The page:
Andy Samberg stars as Detective Jake Peralta, who has a very Jim-and-Pam type rapport with Detective Amy Santiago (Melissa Fumero). Stephanie Beatriz plays Detective Rosa Diaz, a perpetually scowling, hard-edged badass. My favorite character is Andre Braugher’s Captain Holt, a gay, extremely deadpan man who gets some of the funniest and most ridiculous lines in the show and delivers nearly all of them with a completely straight face.

Holt stands in front of his office, smiling

True to Goor and Shur’s body of work, which include The Office, Parks and Recreation, and The Good Place, episodes feature hilarious and frequently bizarre humor, with plenty of heart. Episodes are generally formulaic, and dare I say predictable, with a character conflict arising before resolving rather sweetly by the end of the twenty minutes, but the characters are so endearing that it rarely gets old.

Brooklyn Nine-Nine goes down easily, and the rapport between the characters makes it a delightful watch. The first four seasons are on Netflix, and the entirety of the show is on Peacock. As I pass the time churning through episodes, I find myself laughing out loud frequently at Samberg, Beatriz and Braugher in particular, but the entire ensemble is incredibly entertaining. Put it on, and try to stop yourself from marathoning an entire season in one sitting.


Caemeron: I’m sure you’re familiar with Late Night with Seth Meyers, since it’s been on the air for ten years at this point, but are you familiar with the digital-only companion entitled CORRECTIONS? It’s been nominated for an Emmy more than once, though it lost and also it’s not one of those Emmys that people tend to care a lot about.

The basic premise of CORRECTIONS is that Seth offers (you guessed it) corrections in relation to items from that week of shows, but the real charm of the feature is in its laid back vibe. CORRECTIONS feels very casual, as Seth sips on a Negroni and shares his thoughts without a studio audience present (the audience for CORRECTIONS is the Late Night staff). A lot of the material stems from comments made on YouTube, and sometimes Seth’s move is to shoot them down.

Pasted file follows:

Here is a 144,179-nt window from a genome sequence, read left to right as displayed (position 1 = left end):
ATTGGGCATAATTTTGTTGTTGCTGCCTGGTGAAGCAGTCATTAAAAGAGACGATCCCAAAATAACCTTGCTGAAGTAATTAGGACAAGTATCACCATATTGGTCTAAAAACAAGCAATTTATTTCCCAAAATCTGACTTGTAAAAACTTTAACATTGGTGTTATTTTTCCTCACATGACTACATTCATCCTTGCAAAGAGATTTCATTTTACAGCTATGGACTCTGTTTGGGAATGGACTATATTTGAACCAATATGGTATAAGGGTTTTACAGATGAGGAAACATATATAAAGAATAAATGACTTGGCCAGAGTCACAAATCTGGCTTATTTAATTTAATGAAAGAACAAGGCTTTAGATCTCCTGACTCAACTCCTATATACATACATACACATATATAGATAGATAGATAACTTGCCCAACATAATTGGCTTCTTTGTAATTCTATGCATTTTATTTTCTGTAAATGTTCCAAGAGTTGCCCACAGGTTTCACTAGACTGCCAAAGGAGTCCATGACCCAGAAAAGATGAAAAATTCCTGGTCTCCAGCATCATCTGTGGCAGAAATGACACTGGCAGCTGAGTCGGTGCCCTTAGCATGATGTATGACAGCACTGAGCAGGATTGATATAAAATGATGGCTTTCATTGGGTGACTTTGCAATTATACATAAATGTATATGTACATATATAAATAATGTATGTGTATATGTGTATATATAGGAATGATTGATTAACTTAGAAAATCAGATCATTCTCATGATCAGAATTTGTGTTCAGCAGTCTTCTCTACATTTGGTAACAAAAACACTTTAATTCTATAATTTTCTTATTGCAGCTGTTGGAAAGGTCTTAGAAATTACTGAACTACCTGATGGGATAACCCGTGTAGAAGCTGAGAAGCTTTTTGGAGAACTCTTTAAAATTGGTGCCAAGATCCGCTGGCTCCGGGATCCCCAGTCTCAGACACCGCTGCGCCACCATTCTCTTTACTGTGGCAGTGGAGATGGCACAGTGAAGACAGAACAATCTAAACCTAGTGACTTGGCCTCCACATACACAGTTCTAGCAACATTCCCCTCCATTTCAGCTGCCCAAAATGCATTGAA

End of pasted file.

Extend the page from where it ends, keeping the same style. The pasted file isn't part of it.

This all creates a feeling like CORRECTIONS is a collaborative experience—even if Seth will at times call YouTube commenters “jackals”—and the segment does something really interesting in terms of creating parasocial interaction between Meyers and the viewers. Inside jokes abound, cutting across episodes, and one feels like they’re getting a less varnished version of the TV host, as though this is a more real Seth than the one we see on the regular show.

In truth, it’s a different kind of act, quieter and subtler than a standard late night show, but clearly defined by a particular style of presentation. And it’s a style I quite enjoy! I’ve only discovered CORRECTIONS rather recently, but quickly found myself plumbing the depths of the archives on YouTube. It does get a little weird the further back you go…

CORRECTIONS recently aired it’s 100th episode, which ended on a cliffhanger, and then Late Night took this past week off. I hope to see it continue indefinitely into the future, and maybe even win that Emmy for Outstanding Short Form Comedy, Drama or Variety Series one day.

Written by TV Obsessive

Leave a Reply

Your email address will not be published. Required fields are marked *